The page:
With massive amounts of accumulated data (and no sign of it slowing down), coupled with increasing regulations and requirements on how to collect, store, and manage it, federal agencies face the daunting challenge of “decluttering” their data.
While transparency quickly accelerates in importance, more and more federal agency databases balloon into data warehouses, often trapping requested information within inaccessible office filing systems.
The remedy? Marie Kondo.
Taking inspiration from the “tidying up” expert, if federal agencies apply her six principles of organization to their data strategy, the result may not be a bestseller or hit show on Netflix, but it may help establish more order in the office and improve the decision-making process.
1. Order is a long-term commitment
There’s no point to any of this if you put your data in order today only for it to become a mess again tomorrow. These routines need to be integrated into your office’s daily habits and way of life. To that end, everybody on your team needs to be on board. To begin shifting to a holistic data mindset, getting buy-in from various stakeholders across every level of your agency is key to long-term success.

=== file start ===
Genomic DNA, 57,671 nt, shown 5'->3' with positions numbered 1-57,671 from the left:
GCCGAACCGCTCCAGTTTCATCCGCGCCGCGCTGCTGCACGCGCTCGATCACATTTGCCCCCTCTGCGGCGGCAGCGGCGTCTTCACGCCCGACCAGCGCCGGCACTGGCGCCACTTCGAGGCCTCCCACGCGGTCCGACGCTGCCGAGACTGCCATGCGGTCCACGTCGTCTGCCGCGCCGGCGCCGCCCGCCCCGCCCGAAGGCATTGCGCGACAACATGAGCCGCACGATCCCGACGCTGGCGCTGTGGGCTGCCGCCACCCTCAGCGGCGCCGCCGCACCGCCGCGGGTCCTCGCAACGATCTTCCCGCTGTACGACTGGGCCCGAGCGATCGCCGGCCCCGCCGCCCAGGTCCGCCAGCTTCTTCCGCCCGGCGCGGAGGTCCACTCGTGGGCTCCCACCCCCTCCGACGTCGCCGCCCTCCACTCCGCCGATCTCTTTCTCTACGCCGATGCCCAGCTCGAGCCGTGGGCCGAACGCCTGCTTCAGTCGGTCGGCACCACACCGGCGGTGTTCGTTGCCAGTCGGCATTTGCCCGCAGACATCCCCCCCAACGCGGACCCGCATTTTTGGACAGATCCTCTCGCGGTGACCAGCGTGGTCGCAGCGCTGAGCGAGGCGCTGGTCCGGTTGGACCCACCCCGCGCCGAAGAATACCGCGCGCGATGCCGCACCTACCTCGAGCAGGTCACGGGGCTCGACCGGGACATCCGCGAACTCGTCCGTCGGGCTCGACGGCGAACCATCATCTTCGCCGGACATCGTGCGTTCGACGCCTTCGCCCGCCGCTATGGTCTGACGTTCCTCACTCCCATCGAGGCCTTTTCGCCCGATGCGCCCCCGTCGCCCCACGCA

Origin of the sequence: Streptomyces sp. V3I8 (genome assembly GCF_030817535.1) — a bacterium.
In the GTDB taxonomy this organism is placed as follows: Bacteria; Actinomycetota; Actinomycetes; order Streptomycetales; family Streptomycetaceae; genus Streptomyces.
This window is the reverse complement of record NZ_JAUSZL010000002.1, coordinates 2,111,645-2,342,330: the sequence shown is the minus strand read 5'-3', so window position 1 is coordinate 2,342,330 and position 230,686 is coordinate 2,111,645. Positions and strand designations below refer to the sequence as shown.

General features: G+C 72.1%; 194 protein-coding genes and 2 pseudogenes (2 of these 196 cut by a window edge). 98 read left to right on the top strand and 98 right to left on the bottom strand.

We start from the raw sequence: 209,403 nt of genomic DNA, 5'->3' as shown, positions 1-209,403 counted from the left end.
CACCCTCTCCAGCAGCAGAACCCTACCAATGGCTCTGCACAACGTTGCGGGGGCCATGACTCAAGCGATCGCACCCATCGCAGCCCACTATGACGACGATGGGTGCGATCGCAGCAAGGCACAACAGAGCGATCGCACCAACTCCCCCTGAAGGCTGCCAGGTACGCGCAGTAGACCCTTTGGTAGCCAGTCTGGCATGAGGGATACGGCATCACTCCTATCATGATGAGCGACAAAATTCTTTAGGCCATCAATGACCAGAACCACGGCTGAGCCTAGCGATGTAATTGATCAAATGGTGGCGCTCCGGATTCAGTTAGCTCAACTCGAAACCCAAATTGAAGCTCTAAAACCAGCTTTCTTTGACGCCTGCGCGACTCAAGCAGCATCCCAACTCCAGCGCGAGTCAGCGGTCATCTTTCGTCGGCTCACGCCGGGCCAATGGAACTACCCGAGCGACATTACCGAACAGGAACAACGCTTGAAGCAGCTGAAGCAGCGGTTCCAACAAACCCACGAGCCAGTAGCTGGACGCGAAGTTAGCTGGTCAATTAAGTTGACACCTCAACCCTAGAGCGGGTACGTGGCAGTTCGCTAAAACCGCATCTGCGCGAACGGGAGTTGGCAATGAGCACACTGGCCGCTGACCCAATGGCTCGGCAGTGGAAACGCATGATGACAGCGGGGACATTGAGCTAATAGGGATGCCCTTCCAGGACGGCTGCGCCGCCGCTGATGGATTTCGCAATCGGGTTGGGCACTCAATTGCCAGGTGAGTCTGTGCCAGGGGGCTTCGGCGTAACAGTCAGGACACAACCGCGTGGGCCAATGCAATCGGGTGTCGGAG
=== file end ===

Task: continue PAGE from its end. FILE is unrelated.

Start by showing leadership answers to problems using technological implementation. Use statistics or data visualization to help prove your point. Grab testimonials from the users you work with every day. Share stories. Give examples. With every small win and by repeatedly showcasing the value of organized data management, you will cultivate executive buy-in and ultimately manifest mission success.
2. Dream of the life you want
Ok, so maybe nobody dreams about data except a few of us here at Tesla Government, but just as in life, visualizing the data strategy you want helps you to achieve your goals. So before you start organizing your data (and definitely before you buy any software) imagine how you want your data to look.
Set smart goals, measure what matters, and stay on track. An organized, welcoming office space is energizing and exciting to walk into. Similarly, when you clean up your data, the more confident and productive your agency can be.
3. Start throwing things away
Marie Kondo believes we must learn to get rid of all the unnecessary things we have. Who are we to tell you what’s worth keeping and what’s not when it comes to stuff in your kitchen pantry? But we can tell you what data’s worth tossing in the bin. Unstructured or mismanaged data sets don’t just create needless busywork and administrative headaches; they lead to delayed or downright bad decision-making. So it’s critical that federal agencies get rid of outdated or redundant data. Furthermore, federal agencies need rules in place to begin the process of creating order out of chaos.
A fundamental principle of data security is data minimization: whatever information is not needed for agency operations should be deleted. It protects agencies from undue harm in case of a security breach. But data deletion policies must be followed in compliance with federal regulations, and a variety of methods exist for handling data disposal.